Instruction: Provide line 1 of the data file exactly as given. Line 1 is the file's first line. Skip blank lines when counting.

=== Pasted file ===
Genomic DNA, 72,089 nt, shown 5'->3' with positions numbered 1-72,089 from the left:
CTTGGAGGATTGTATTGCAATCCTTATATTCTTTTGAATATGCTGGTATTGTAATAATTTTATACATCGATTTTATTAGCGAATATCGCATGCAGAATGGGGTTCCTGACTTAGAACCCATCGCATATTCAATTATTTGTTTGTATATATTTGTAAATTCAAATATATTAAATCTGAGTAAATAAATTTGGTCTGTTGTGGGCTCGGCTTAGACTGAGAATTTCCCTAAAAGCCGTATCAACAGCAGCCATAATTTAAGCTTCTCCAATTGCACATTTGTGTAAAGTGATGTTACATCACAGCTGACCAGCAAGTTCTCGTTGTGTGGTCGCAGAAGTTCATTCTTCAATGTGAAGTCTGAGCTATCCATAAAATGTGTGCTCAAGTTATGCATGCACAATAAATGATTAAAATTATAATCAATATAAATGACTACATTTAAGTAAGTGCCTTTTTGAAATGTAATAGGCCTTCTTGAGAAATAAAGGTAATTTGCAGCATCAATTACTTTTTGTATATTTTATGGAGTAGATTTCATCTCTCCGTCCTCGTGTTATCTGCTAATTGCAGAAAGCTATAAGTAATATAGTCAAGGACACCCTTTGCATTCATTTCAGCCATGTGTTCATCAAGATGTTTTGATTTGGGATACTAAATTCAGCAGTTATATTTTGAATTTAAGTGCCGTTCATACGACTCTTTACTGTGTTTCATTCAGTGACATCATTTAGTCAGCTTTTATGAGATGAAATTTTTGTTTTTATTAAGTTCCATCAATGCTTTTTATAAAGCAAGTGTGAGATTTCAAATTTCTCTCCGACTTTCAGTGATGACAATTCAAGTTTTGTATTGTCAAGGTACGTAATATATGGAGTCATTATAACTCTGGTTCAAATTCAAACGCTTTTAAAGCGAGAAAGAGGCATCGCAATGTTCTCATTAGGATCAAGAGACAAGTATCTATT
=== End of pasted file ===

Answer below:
Genomic DNA, 72,089 nt, shown 5'->3' with positions numbered 1-72,089 from the left: